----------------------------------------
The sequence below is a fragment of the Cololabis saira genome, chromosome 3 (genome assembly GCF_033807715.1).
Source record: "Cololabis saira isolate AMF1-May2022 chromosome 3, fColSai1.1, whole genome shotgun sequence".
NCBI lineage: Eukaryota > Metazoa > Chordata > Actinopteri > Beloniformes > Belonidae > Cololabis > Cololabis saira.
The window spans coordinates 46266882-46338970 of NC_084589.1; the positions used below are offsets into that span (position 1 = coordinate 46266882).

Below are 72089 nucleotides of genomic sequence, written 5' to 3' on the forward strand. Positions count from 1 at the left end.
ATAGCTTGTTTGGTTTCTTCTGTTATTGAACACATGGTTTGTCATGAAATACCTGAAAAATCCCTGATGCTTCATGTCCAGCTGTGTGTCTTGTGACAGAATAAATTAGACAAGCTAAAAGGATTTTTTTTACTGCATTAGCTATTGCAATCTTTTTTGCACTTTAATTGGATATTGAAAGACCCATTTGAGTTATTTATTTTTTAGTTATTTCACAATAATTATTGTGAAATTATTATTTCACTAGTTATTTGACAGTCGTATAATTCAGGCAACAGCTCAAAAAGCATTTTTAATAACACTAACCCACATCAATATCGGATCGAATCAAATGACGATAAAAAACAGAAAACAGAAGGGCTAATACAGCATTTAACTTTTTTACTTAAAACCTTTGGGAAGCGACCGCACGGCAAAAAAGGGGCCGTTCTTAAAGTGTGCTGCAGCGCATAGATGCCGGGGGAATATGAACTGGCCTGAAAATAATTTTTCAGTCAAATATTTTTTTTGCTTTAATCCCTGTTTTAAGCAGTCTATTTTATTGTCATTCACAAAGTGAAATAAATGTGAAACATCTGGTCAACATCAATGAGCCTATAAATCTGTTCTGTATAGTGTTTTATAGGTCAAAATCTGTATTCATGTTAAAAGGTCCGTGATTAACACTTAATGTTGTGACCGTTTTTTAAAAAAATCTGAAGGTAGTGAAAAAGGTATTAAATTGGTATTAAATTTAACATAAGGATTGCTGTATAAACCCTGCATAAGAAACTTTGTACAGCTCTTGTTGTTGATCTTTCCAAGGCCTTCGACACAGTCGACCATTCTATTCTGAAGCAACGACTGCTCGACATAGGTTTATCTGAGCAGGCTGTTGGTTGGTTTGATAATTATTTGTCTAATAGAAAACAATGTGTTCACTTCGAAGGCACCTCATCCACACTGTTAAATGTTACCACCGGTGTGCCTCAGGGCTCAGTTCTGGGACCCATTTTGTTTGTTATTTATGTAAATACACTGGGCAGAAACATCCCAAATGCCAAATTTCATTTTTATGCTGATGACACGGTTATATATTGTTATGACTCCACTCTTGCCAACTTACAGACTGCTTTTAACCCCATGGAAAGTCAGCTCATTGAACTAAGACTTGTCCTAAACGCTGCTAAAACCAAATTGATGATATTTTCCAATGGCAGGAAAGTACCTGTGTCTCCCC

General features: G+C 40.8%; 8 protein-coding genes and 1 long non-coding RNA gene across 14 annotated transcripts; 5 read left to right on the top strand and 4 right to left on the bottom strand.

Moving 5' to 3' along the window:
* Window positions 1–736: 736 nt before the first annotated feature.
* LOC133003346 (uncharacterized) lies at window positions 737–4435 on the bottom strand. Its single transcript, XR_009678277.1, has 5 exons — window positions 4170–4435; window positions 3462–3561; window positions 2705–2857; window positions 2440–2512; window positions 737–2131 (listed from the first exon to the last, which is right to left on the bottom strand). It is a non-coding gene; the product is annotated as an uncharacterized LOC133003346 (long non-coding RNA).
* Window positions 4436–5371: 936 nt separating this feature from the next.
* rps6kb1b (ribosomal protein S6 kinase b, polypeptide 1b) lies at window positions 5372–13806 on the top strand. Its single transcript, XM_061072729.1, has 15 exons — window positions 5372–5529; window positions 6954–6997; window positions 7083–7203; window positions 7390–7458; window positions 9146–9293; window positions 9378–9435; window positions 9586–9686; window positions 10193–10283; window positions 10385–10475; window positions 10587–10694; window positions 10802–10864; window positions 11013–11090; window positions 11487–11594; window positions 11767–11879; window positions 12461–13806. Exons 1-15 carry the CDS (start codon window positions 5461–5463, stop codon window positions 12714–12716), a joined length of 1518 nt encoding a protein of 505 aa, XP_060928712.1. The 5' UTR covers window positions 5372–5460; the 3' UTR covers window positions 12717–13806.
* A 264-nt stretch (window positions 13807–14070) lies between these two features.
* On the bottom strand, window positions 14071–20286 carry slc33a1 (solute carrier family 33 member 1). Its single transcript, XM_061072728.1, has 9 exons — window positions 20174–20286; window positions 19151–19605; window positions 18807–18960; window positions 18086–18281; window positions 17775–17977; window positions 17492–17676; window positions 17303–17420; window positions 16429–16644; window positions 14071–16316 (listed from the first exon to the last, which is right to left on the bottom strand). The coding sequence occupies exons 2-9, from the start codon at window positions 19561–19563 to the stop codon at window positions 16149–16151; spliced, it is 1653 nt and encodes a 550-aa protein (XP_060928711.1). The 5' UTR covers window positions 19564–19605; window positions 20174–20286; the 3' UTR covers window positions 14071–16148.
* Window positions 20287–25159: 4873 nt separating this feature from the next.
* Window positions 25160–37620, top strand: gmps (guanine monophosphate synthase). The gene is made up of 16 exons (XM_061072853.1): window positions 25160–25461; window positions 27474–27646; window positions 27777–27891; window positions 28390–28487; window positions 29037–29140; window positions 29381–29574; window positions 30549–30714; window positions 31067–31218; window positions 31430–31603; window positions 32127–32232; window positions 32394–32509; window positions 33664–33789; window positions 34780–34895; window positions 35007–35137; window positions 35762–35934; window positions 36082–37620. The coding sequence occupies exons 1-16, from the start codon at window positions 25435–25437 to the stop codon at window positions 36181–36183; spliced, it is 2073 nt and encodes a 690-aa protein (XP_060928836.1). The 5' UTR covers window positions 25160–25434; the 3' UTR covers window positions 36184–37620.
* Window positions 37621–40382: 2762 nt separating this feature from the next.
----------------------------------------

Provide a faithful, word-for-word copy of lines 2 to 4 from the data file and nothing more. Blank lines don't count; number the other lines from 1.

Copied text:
Source record: "Cololabis saira isolate AMF1-May2022 chromosome 3, fColSai1.1, whole genome shotgun sequence".
NCBI lineage: Eukaryota > Metazoa > Chordata > Actinopteri > Beloniformes > Belonidae > Cololabis > Cololabis saira.
The window spans coordinates 46266882-46338970 of NC_084589.1; the positions used below are offsets into that span (position 1 = coordinate 46266882).